Private Placements: Raising Capital
without an IPO or Venture Capital

by Joseph Lizio

Raising Capital Through Private Placements - With the stock market and economy in their current condition, it's not likely you'll be seeing many IPOs in the near future. If your company is looking for capital, there are still ways you can raise money to grow without waiting for the economy to turn around or depending on venture capital.

No matter what the market is doing this month or this quarter, there are still strong, pre-public companies looking for growth capital to expand into new markets, launch new, wanted products, or too simply increase market share.

Down markets usually close the doors for IPOs or new secondary offerings. Thus, companies poised to take the next step, going public, are forced to pull their registration and wait, or hope, for a quick turn in the economy.

Globally, 83 companies pulled their IPOs and some 24 others postponed their offerings during the first quarter of this year; mostly citing declining markets and recession concerns per The New York Times.

So, what can these companies do?

Many are looking to venture capital to raise enough cash to get them through the next few months or years until the IPO windows open again. But, Venture Capital comes with many strings that could be detrimental or hindering including lost of control and dilution.

There are other ways - private placements.

According to Wikipedia, "a private placement is an offering of securities that are not registered with the Securities and Exchange Commission (SEC). Such offerings exploit an exemption offered by the Securities Act of 1933 that comes with several restrictions, including a prohibition against general solicitation. This exemption allows companies to avoid quarterly reporting requirements and many of the legal liabilities associated with the Sarbanes-Oxley Act."



There are some caveats regarding the amounts that can be raised through private placements. Under 504, companies can raise up to $1 million in a 12-month period. Under 505, companies can raise up to $5 million in a 12-month period - with restrictions to the type and number of investors. Under 506, companies can raise any amount provided their investors meet very strict guidelines - usually institutional investors including banks and financial institutions, pension funds, and insurance companies who are still, despite declining markets, liable for hundreds of billions in capital that must be efficiently put to work.

Benefits of private placements for companies include:

  • Can be used by mature companies, start-ups, or anything in between.
  • Much lower cost to issue than an IPO.
  • Little or no reporting requirements.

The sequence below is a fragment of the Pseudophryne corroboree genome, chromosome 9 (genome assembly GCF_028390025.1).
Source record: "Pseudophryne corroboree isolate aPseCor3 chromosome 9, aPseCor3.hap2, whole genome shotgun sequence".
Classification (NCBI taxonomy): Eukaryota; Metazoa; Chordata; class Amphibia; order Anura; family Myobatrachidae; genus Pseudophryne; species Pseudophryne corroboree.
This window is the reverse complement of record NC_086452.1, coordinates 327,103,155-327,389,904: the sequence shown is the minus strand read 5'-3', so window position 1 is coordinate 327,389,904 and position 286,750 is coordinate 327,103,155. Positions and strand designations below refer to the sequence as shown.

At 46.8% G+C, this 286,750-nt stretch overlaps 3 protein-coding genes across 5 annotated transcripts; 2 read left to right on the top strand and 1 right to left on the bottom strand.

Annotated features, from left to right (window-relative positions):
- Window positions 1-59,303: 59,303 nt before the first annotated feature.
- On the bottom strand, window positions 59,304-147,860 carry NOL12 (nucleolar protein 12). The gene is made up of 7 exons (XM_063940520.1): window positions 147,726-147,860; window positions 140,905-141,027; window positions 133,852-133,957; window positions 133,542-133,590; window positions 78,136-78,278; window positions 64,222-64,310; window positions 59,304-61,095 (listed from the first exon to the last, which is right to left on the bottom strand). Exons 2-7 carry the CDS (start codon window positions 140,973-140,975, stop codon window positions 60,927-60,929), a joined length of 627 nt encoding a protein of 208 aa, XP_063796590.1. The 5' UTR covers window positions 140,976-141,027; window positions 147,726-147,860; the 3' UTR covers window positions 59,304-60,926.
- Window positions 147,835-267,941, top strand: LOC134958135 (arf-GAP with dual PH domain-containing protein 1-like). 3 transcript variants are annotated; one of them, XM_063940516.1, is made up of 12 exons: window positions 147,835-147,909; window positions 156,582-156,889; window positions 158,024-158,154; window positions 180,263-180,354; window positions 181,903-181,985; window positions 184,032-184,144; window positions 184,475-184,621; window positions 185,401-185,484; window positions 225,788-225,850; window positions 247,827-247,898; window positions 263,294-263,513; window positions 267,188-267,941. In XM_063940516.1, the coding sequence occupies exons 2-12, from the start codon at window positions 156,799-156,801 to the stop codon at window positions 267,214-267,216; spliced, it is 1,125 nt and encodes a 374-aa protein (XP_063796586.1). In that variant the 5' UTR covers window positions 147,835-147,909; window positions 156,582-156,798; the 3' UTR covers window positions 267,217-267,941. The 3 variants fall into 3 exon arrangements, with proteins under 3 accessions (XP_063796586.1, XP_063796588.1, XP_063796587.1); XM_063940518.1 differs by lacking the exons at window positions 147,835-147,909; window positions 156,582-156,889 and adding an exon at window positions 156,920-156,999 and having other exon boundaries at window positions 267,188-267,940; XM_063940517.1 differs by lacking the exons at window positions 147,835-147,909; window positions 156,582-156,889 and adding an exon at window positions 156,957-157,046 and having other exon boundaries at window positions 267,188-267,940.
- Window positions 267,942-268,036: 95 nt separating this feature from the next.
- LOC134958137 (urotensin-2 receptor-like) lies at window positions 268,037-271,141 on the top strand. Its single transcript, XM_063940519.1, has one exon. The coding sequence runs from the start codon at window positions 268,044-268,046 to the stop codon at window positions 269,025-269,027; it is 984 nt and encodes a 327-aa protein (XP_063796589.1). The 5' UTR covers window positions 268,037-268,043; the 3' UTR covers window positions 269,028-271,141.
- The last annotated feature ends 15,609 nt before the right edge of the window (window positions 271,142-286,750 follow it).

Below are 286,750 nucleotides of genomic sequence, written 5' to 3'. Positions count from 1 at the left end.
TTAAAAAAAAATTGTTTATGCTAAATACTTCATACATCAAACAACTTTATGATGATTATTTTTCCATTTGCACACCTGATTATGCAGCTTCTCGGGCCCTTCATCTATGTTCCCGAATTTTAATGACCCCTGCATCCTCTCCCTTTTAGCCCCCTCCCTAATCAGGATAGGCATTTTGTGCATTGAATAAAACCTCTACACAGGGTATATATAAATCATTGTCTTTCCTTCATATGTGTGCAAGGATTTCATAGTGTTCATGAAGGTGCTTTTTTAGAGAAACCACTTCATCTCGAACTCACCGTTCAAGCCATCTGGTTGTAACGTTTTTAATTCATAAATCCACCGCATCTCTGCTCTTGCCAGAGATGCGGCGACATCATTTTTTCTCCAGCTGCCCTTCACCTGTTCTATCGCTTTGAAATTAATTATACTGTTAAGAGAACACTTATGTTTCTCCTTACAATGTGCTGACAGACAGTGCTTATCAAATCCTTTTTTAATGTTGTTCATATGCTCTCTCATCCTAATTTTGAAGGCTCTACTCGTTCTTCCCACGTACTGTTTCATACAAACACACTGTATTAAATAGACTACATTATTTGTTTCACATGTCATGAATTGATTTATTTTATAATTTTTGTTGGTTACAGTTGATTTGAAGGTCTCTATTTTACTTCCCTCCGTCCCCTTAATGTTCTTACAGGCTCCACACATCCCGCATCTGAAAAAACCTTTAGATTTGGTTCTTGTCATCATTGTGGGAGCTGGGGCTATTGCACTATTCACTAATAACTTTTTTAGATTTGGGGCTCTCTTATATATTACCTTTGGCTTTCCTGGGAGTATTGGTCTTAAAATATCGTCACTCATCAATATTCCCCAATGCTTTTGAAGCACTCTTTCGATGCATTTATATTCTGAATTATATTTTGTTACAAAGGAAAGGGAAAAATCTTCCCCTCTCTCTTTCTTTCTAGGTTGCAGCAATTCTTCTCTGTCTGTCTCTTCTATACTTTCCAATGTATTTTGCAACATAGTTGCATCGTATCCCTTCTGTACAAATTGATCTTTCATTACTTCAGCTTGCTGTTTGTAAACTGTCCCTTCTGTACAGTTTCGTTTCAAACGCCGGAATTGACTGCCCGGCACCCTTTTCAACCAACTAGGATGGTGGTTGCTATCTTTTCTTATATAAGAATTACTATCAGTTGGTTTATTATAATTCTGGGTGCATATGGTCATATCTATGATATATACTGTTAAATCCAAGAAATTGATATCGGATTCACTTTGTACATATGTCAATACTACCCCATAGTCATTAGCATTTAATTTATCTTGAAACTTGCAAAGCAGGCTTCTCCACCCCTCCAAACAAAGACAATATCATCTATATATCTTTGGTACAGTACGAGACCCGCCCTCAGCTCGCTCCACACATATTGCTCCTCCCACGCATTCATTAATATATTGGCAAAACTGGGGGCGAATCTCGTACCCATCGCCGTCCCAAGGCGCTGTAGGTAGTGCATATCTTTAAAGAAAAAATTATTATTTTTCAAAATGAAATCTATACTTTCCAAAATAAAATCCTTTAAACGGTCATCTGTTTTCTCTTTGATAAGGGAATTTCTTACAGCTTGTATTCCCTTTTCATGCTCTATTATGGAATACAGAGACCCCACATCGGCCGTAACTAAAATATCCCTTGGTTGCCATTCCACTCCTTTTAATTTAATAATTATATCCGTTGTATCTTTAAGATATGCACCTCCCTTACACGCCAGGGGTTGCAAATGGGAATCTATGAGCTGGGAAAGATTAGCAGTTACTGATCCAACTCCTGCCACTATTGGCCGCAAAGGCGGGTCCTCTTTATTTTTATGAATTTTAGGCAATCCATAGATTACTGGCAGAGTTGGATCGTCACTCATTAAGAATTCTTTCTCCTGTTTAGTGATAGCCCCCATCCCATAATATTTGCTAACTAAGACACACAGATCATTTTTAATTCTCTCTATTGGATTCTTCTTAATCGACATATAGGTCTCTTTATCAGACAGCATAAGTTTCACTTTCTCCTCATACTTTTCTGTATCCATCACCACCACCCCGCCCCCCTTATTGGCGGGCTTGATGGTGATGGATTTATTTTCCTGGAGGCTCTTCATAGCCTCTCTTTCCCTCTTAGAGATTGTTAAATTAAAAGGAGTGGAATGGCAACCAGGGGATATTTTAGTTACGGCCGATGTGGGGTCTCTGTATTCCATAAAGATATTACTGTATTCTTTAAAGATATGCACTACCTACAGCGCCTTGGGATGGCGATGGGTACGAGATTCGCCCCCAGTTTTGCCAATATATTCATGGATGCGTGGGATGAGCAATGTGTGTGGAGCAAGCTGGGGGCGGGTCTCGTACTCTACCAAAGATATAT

• Limit the amount of information that a company has to disclose by limiting the number and type of investors.
  • Can issue debt and/or equity.
  • Can raise capital quickly.
  • Great for small issues or issues encumbered by complex security measures. And most important,
  • Can be sold to some of your stakeholders like your suppliers, your distributors, your retailers, or your franchisees - companies that already know you and respect your organization.

In conjunction with these private placements, the SEC has adopted Rule 144A of the Securities Act of 1933 that allows these securities to be traded amongst each other - provided the seller and investor are qualified institutional buyers with over $100 million in investable assets. The goal of this rule was to create liquidity for these private, restricted shares as well as foster foreign companies to seek equity in the US market.

John Jacobs, Executive Vice President of Nasdaq, stated, "The amount of capital raised last year (2006) through the 144A market - $162 billion - was bigger than all the IPOs and secondary offerings on Nasdaq, the NYSE, and Amex put together."

Further, the 144A market continues to grow as organizations like the Nasdaq are creating electronic trading platforms for these private placements.

Prior to these new trading platforms, investors of these shares were extremely limited with these investments. They would typically buy and hold these securities until the investee went public.

Bottom line, if your company needs public type money but does not want to wait for the IPO markets to reopen, private placements may be the way to go. Start by talking with you CPA, your national bank, or your investment banker.

Copyright 2008 - BusinessMoneyToday.com

About the Author:
Joseph Lizio holds an MBA in Finance and Entrepreneurship and has a strong commercial lending background. In his current venture, Mr. Lizio is the founder of  www.businessmoneytoday.com, a site designed to help business owners find and obtain capital to grow their businesses.
 

 
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